Electrochemical approach to proton-coupled electron transfers: recent advances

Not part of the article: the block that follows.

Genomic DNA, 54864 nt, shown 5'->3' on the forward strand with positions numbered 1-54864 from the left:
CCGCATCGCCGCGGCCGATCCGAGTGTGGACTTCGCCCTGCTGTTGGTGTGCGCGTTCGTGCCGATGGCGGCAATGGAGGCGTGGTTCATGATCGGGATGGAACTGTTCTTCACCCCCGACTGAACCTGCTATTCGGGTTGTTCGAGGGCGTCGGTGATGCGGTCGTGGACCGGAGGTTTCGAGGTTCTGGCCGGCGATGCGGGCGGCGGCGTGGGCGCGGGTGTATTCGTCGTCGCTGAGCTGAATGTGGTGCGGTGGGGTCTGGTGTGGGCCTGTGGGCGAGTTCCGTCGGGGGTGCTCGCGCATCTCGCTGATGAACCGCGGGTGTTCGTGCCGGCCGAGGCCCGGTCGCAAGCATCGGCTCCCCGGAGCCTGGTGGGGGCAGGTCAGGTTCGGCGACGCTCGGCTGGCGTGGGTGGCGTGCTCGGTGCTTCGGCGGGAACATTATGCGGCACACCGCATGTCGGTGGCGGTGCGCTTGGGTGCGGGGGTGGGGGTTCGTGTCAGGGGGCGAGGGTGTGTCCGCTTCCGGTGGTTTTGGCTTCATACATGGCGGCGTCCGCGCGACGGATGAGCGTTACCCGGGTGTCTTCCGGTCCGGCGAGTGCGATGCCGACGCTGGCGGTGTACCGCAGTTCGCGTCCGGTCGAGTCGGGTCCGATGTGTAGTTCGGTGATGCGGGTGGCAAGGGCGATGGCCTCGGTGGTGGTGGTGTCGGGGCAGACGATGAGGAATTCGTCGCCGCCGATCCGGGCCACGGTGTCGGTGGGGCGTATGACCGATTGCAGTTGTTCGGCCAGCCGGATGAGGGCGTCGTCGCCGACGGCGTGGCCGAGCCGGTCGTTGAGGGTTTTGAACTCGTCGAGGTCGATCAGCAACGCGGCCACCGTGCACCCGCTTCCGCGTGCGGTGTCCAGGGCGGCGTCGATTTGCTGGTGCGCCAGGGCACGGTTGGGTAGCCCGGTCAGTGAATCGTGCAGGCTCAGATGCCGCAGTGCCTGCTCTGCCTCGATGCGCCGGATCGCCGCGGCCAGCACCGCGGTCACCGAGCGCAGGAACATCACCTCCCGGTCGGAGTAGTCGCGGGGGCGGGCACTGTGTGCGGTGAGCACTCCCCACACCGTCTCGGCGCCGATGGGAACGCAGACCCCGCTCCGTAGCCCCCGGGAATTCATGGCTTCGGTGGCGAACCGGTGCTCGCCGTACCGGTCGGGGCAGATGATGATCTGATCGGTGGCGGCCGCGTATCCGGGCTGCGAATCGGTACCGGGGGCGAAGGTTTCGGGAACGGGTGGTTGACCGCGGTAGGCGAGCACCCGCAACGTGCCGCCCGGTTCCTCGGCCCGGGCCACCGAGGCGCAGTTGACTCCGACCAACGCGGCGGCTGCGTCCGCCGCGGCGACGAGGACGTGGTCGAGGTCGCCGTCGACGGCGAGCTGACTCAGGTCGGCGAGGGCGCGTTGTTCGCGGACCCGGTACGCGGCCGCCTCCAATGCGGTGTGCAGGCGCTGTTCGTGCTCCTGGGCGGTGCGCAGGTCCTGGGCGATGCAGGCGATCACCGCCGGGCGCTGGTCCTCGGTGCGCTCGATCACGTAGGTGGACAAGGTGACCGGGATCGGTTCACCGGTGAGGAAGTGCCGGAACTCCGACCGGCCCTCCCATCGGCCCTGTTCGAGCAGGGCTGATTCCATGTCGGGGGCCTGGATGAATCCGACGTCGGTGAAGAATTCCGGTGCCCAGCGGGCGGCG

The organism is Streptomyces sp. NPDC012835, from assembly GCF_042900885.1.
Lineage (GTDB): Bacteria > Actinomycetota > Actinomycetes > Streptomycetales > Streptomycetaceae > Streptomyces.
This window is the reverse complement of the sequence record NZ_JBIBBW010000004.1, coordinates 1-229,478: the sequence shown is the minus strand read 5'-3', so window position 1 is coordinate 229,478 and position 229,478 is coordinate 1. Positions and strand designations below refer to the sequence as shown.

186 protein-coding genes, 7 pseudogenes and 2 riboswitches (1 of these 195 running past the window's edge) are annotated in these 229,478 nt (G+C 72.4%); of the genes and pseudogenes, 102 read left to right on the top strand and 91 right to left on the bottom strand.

Association between proton and electron transfer is omnipresent in biological reactions (Photosystem II and a myriad of other systems) and in synthetic reactions (think of the huge number of available Pourbaix diagrams). The renewed interest for these proton-coupled electron transfers (PCET) is due to the possibility that proton (P) and electron (E) transfers be concerted (“CPET”), rather than stepwise, “EPT” or “PET”. The advantage of CPET pathways is that they skip the high energy intermediates involved in the stepwise pathways. Characterization of CPET pathways is therefore essential to the comprehension of a number of natural reactions. They are also likely to play a considerable role in the design of catalytic processes with the aim of tackling contemporary energy challenges. Electrochemistry, especially by means of non-destructive techniques like cyclic voltammetry, is an efficient means to address these problems. Modelisation of the CPET kinetics is based on a semi-classical treatment of heavy atoms (including the solvent) and a quantic treatment of protons and electrons. Driving force, solvent reorganization and proton tunneling are the main ingredients of the reaction kinetics. Application of the model is illustrated with the oxidation of an amino-phenol, mimicking the tyrosine–histidine couple in Photosystem II, as well as with an inorganic example involving the aquo–hydroxo–oxo sequence, MIIOH2, MIIIOH, MIVO, in transition metal complexes. The rate law and rate controlling factors are the same in the electrochemical and homogeneous versions of the model. Oxidation of simple phenol provides an illustration of the interest of combining electrochemical and photochemical approaches of the same reaction. It was also the occasion of a dive into the remarkable properties of water (in water) as proton carrier over large distances thanks to H-bond networks in concert with electron transfer. This Grotthuss-type CPET is compared to the behavior of a synthetic model molecule containing an H-bond relay between the proton donating and proton accepting groups, where the proton is transported by means of this H-bond train in concert with electron transfer. Finally it is shown that it is possible to break a bond between heavy atoms by means of proton and electron transfer, the three events being concerted, and consequently to obtain a substantial kinetic benefit. The attending theory is described and applied to the cleavage of an O–O bond.